12. Differentiated Model for Giftedness and Talent (DMGT) (Gagné, 2004)

  13. C.GIPE - Causal order of components in DMGT(Gagné, 2004, see also Nokelainen, in press; Nokelainen & Ruohotie, 2009; Tirri & Nokelainen, 2011)

  14. Multiple Intelligences Theory (Gardner, 1983, for operationalization, see Tirri & Nokelainen, 2011) (1) Linguistic intelligence (2) Logical-mathematical intelligence (3) Musical intelligence (4) Spatial intelligence (5) Bodily-kinesthetic intelligence (6) Interpersonal intelligence (7) Intrapersonal intelligence (8) Spiritual intelligence (9) Environmental intelligence

  15. Adaptation of Zimmerman’s Self-regulation Model (Zimmerman, 2000; Nokelainen, 2008)

  16. ? ? A B C ?

  17. Contents • Introduction • Theoreticalframework • Design • Results • MoVE (First phase) • AVE (Second phase) • AVE (Third phase) • Conclusions • Discussion • Currentresearch • PaVE (Fourth phase)

  18. Design • Interview (n = 30) and survey (n= 110) data was collected from 2005 Helsinki, 2007 Shizuoka and 2009 Calgary competitors, their trainers, working life representatives and parents.

  19. Design

  20. Design Workinglife 1. PHASE WorldSkills competition Finnish WSC teamselection Finnish WSC teamtraining 2. PHASE 3. PHASE INTERVIEWS INTERVIEWS WSC SUCCESS A N A L Y S E S SURVEY . . . . . . . . . DATA

  21. Contents • Introduction • Theoreticalframework • Design • Results • MoVE (First phase) • AVE (Second phase) • AVE (Third phase) • Conclusions • Discussion • Currentresearch • PaVE (Fourth phase)

  22. First phase research questions (interviews) 1. What characteristics are specific to WSC competitors? 2. How do the characteristics of WSC competitors differ during the training period, competitions, and working life? 3. What characteristics are specific to WSC competitors' initial interest in the field, perseverance in acquiring a vocational skill, and mastery of that skill? 4. What characteristics are specific to the employers of WSC competitors?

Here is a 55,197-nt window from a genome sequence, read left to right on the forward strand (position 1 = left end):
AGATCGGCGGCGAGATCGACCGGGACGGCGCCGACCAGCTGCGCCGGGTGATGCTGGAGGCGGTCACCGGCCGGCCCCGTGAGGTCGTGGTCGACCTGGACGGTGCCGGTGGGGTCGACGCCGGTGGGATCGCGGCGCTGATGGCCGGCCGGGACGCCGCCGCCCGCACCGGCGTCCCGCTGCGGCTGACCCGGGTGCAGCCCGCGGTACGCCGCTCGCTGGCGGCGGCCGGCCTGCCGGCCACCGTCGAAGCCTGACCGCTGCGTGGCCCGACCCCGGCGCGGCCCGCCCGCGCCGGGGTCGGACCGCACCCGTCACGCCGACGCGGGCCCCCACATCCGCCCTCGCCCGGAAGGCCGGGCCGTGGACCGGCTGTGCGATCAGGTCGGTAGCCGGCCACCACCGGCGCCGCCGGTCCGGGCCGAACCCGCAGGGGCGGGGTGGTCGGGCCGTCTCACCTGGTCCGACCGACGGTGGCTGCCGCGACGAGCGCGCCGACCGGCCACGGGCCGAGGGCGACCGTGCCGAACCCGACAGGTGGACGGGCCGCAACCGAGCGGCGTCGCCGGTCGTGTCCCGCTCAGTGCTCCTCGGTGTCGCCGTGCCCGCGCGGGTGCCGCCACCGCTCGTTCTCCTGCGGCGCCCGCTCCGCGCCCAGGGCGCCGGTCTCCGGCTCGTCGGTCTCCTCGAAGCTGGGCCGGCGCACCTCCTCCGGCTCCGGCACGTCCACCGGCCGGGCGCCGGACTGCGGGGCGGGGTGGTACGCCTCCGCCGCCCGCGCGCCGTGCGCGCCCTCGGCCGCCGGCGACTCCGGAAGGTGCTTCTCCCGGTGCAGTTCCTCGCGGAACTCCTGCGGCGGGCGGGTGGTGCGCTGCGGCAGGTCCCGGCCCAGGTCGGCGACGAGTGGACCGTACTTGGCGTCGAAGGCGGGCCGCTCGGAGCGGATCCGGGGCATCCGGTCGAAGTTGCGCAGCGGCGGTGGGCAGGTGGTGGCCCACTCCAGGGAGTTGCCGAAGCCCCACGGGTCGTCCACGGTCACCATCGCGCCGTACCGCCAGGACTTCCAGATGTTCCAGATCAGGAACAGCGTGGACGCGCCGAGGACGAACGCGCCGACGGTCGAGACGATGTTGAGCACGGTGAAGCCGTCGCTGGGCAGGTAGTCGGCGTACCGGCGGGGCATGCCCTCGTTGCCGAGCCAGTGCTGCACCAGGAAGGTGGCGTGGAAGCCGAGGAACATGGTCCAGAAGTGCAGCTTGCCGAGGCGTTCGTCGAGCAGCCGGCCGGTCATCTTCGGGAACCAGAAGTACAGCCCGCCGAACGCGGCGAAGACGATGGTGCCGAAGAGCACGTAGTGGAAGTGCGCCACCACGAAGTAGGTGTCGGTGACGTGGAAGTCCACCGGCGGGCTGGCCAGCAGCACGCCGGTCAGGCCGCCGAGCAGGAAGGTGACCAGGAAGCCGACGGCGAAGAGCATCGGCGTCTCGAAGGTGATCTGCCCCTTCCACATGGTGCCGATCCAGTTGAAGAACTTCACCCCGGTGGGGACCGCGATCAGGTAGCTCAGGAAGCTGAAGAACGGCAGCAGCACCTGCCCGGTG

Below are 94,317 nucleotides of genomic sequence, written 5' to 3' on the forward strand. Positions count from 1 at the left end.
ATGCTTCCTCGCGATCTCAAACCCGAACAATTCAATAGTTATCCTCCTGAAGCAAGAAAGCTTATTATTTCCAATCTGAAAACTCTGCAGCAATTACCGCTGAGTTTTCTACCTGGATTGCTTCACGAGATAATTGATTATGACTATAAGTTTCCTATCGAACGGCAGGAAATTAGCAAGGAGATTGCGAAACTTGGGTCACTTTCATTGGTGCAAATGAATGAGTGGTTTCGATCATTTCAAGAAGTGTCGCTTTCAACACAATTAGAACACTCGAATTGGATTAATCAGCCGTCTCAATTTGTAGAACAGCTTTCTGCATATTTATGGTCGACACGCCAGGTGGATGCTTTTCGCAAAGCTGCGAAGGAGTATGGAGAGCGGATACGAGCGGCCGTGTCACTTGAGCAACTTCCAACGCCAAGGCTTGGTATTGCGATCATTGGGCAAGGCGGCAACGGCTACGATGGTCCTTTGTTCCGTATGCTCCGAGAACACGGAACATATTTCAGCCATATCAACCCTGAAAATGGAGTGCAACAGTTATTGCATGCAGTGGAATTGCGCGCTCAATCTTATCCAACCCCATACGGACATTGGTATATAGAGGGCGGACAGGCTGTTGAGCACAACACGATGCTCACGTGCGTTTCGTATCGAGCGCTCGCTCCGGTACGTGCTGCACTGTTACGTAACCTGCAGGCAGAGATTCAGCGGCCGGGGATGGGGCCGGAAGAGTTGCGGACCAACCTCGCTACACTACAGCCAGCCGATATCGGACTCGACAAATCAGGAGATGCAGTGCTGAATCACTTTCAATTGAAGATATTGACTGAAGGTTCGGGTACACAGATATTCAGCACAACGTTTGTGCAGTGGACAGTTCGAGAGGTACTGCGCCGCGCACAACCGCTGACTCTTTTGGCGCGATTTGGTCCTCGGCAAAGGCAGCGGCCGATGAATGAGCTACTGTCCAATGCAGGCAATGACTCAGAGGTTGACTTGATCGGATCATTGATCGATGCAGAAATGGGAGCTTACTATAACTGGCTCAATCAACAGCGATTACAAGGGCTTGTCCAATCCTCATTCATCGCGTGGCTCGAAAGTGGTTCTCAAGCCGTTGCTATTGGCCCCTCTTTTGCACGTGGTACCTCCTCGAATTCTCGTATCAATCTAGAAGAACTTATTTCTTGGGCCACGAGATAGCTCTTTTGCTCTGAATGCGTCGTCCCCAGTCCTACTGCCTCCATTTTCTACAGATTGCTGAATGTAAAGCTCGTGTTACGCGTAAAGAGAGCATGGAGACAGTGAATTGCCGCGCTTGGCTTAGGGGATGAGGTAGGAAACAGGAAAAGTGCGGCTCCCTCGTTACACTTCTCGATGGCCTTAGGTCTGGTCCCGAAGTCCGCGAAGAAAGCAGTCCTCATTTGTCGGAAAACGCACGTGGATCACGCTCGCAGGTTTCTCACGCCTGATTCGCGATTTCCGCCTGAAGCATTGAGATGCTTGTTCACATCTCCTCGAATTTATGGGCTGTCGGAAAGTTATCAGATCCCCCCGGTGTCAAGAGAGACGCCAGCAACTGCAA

23. Design 1. PHASE Workinglife WorldSkills competition Finnish WSC teamselection Finnish WSC teamtraining 2. PHASE 3. PHASE INTERVIEWS INTERVIEWS WSC SUCCESS A N A L Y S E S SURVEY . . . . . . . . . DATA

  24. Method • Four Finnish WSC 2005 and four WSC 2007 competitors (n = 8) were interviewed. • Six males (Mage=21 years) and two females (Mage=20 years). • Also their trainers, working life representatives and parents (n = 22) were interviewed.

  25. Method • WSC competitors in this study represent four skill categories, which are linked to the Multiple Intelligence theory (Gardner, 1983): • IT/Software Applications (logical-mathematical). • Web Design (spatial, logical-mathematical). • Plumbing (bodily-kinesthetic, spatial). • Beauty Therapy (interpersonal, bodily-kinesthetic, spatial).

  26. Home Society Relatives Friends Media VOLITION Perseverance Time management SELF-REFLECTION Effort Ability MOTIVATION Intrinsic Extrinsic Intrinsic Extrinsic Effort Ability MOTIVATION SELF-REFLECTION Perseverance Time management VOLITION Artefacts Workplace Other persons Mental trainers Teachers Friends Skill trainers Interview measurement model NON-DOMAIN SPECIFIC EXTRINSIC CONDITIONS RQ 3 WORK LIFEEXPECTATIONS RQ 1,2,3 NATURAL ABILITIES VOCATIONAL TALENT DEVELOPMENT Challenge Intellectual Responsibility RQ 4 RQ 1,2,3 Socioaffective Leadership Sensori-motorical Life-long learning Salary RQ 1,2,3 RQ 3 DOMAIN SPECIFIC EXTRINSIC CONDITIONS